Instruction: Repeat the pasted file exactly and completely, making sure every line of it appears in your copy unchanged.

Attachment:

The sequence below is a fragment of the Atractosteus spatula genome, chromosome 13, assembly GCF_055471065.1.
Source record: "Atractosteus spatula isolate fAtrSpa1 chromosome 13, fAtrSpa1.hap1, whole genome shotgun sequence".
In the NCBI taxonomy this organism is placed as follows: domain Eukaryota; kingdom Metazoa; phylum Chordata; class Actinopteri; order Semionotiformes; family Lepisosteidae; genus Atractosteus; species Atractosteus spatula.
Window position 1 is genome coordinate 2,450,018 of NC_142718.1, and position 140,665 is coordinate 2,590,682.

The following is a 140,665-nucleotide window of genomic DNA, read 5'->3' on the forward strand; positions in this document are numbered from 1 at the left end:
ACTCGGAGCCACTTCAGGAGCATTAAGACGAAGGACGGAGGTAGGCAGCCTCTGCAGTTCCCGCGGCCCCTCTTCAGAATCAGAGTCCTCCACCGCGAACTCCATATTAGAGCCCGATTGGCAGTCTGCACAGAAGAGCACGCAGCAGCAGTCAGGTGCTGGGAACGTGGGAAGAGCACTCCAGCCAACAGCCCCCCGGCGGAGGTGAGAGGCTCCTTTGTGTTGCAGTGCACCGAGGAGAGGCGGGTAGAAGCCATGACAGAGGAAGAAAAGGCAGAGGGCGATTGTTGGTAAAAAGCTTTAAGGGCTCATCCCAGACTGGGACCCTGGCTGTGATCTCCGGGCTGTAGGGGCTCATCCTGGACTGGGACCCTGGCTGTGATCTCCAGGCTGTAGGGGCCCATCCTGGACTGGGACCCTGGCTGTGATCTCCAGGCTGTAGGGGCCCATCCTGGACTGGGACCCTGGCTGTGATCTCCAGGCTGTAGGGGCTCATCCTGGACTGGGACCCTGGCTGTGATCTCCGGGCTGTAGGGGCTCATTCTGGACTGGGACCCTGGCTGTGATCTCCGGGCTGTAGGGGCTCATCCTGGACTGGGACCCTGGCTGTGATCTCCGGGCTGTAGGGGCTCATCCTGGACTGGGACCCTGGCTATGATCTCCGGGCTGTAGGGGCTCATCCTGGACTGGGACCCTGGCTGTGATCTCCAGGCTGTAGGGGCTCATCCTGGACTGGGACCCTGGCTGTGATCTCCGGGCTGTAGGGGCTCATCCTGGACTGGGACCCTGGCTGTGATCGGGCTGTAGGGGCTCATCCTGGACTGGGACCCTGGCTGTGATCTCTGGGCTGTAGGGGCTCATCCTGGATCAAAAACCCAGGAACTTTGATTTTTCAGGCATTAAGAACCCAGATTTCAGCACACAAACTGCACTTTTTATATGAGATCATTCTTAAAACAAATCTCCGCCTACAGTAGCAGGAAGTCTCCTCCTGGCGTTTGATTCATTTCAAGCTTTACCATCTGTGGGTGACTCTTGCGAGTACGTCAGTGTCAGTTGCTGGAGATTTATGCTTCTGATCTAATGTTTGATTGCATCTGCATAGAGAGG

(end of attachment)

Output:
The sequence below is a fragment of the Atractosteus spatula genome, chromosome 13, assembly GCF_055471065.1.
Source record: "Atractosteus spatula isolate fAtrSpa1 chromosome 13, fAtrSpa1.hap1, whole genome shotgun sequence".
In the NCBI taxonomy this organism is placed as follows: domain Eukaryota; kingdom Metazoa; phylum Chordata; class Actinopteri; order Semionotiformes; family Lepisosteidae; genus Atractosteus; species Atractosteus spatula.
Window position 1 is genome coordinate 2,450,018 of NC_142718.1, and position 140,665 is coordinate 2,590,682.

The following is a 140,665-nucleotide window of genomic DNA, read 5'->3' on the forward strand; positions in this document are numbered from 1 at the left end:
ACTCGGAGCCACTTCAGGAGCATTAAGACGAAGGACGGAGGTAGGCAGCCTCTGCAGTTCCCGCGGCCCCTCTTCAGAATCAGAGTCCTCCACCGCGAACTCCATATTAGAGCCCGATTGGCAGTCTGCACAGAAGAGCACGCAGCAGCAGTCAGGTGCTGGGAACGTGGGAAGAGCACTCCAGCCAACAGCCCCCCGGCGGAGGTGAGAGGCTCCTTTGTGTTGCAGTGCACCGAGGAGAGGCGGGTAGAAGCCATGACAGAGGAAGAAAAGGCAGAGGGCGATTGTTGGTAAAAAGCTTTAAGGGCTCATCCCAGACTGGGACCCTGGCTGTGATCTCCGGGCTGTAGGGGCTCATCCTGGACTGGGACCCTGGCTGTGATCTCCAGGCTGTAGGGGCCCATCCTGGACTGGGACCCTGGCTGTGATCTCCAGGCTGTAGGGGCCCATCCTGGACTGGGACCCTGGCTGTGATCTCCAGGCTGTAGGGGCTCATCCTGGACTGGGACCCTGGCTGTGATCTCCGGGCTGTAGGGGCTCATTCTGGACTGGGACCCTGGCTGTGATCTCCGGGCTGTAGGGGCTCATCCTGGACTGGGACCCTGGCTGTGATCTCCGGGCTGTAGGGGCTCATCCTGGACTGGGACCCTGGCTATGATCTCCGGGCTGTAGGGGCTCATCCTGGACTGGGACCCTGGCTGTGATCTCCAGGCTGTAGGGGCTCATCCTGGACTGGGACCCTGGCTGTGATCTCCGGGCTGTAGGGGCTCATCCTGGACTGGGACCCTGGCTGTGATCGGGCTGTAGGGGCTCATCCTGGACTGGGACCCTGGCTGTGATCTCTGGGCTGTAGGGGCTCATCCTGGATCAAAAACCCAGGAACTTTGATTTTTCAGGCATTAAGAACCCAGATTTCAGCACACAAACTGCACTTTTTATATGAGATCATTCTTAAAACAAATCTCCGCCTACAGTAGCAGGAAGTCTCCTCCTGGCGTTTGATTCATTTCAAGCTTTACCATCTGTGGGTGACTCTTGCGAGTACGTCAGTGTCAGTTGCTGGAGATTTATGCTTCTGATCTAATGTTTGATTGCATCTGCATAGAGAGG